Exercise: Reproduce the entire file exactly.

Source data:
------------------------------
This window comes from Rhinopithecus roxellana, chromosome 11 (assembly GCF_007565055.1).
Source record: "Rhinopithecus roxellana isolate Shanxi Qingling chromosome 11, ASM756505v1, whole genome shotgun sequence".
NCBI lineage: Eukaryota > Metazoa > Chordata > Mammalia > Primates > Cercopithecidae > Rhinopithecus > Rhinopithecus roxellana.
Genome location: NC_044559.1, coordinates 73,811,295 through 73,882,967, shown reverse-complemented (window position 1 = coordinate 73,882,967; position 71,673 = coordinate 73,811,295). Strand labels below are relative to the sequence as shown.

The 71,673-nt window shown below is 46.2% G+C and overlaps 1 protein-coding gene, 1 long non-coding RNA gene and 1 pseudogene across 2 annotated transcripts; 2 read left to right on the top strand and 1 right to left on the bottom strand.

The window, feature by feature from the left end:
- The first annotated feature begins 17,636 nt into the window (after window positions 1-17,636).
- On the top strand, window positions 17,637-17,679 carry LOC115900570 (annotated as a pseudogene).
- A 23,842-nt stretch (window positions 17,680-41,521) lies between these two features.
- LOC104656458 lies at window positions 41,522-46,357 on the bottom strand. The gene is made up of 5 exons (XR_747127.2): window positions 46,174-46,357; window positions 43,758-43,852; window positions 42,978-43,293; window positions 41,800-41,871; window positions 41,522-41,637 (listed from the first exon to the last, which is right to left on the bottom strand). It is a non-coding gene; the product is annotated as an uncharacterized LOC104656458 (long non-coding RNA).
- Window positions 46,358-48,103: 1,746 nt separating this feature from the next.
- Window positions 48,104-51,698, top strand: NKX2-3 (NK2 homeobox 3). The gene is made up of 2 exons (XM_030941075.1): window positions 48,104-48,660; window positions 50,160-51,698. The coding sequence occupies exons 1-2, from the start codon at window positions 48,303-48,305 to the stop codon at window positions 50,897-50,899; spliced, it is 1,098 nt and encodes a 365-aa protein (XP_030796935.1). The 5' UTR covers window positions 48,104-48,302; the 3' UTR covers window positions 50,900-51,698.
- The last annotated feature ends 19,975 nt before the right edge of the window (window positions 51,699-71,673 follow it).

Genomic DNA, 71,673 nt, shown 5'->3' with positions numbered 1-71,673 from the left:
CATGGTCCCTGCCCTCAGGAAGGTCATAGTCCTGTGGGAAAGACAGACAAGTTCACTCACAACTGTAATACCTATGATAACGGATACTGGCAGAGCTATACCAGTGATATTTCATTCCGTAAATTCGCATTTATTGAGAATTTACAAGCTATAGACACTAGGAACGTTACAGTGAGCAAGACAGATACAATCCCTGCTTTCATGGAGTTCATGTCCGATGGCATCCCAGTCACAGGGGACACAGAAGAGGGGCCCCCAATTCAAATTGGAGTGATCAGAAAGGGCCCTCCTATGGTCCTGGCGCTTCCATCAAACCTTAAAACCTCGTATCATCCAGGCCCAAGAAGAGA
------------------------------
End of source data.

This window comes from Rhinopithecus roxellana, chromosome 11 (assembly GCF_007565055.1).
Source record: "Rhinopithecus roxellana isolate Shanxi Qingling chromosome 11, ASM756505v1, whole genome shotgun sequence".
NCBI lineage: Eukaryota > Metazoa > Chordata > Mammalia > Primates > Cercopithecidae > Rhinopithecus > Rhinopithecus roxellana.
Genome location: NC_044559.1, coordinates 73,811,295 through 73,882,967, shown reverse-complemented (window position 1 = coordinate 73,882,967; position 71,673 = coordinate 73,811,295). Strand labels below are relative to the sequence as shown.

The 71,673-nt window shown below is 46.2% G+C and overlaps 1 protein-coding gene, 1 long non-coding RNA gene and 1 pseudogene across 2 annotated transcripts; 2 read left to right on the top strand and 1 right to left on the bottom strand.

The window, feature by feature from the left end:
- The first annotated feature begins 17,636 nt into the window (after window positions 1-17,636).
- On the top strand, window positions 17,637-17,679 carry LOC115900570 (annotated as a pseudogene).
- A 23,842-nt stretch (window positions 17,680-41,521) lies between these two features.
- LOC104656458 lies at window positions 41,522-46,357 on the bottom strand. The gene is made up of 5 exons (XR_747127.2): window positions 46,174-46,357; window positions 43,758-43,852; window positions 42,978-43,293; window positions 41,800-41,871; window positions 41,522-41,637 (listed from the first exon to the last, which is right to left on the bottom strand). It is a non-coding gene; the product is annotated as an uncharacterized LOC104656458 (long non-coding RNA).
- Window positions 46,358-48,103: 1,746 nt separating this feature from the next.
- Window positions 48,104-51,698, top strand: NKX2-3 (NK2 homeobox 3). The gene is made up of 2 exons (XM_030941075.1): window positions 48,104-48,660; window positions 50,160-51,698. The coding sequence occupies exons 1-2, from the start codon at window positions 48,303-48,305 to the stop codon at window positions 50,897-50,899; spliced, it is 1,098 nt and encodes a 365-aa protein (XP_030796935.1). The 5' UTR covers window positions 48,104-48,302; the 3' UTR covers window positions 50,900-51,698.
- The last annotated feature ends 19,975 nt before the right edge of the window (window positions 51,699-71,673 follow it).

Genomic DNA, 71,673 nt, shown 5'->3' with positions numbered 1-71,673 from the left:
CATGGTCCCTGCCCTCAGGAAGGTCATAGTCCTGTGGGAAAGACAGACAAGTTCACTCACAACTGTAATACCTATGATAACGGATACTGGCAGAGCTATACCAGTGATATTTCATTCCGTAAATTCGCATTTATTGAGAATTTACAAGCTATAGACACTAGGAACGTTACAGTGAGCAAGACAGATACAATCCCTGCTTTCATGGAGTTCATGTCCGATGGCATCCCAGTCACAGGGGACACAGAAGAGGGGCCCCCAATTCAAATTGGAGTGATCAGAAAGGGCCCTCCTATGGTCCTGGCGCTTCCATCAAACCTTAAAACCTCGTATCATCCAGGCCCAAGAAGAGA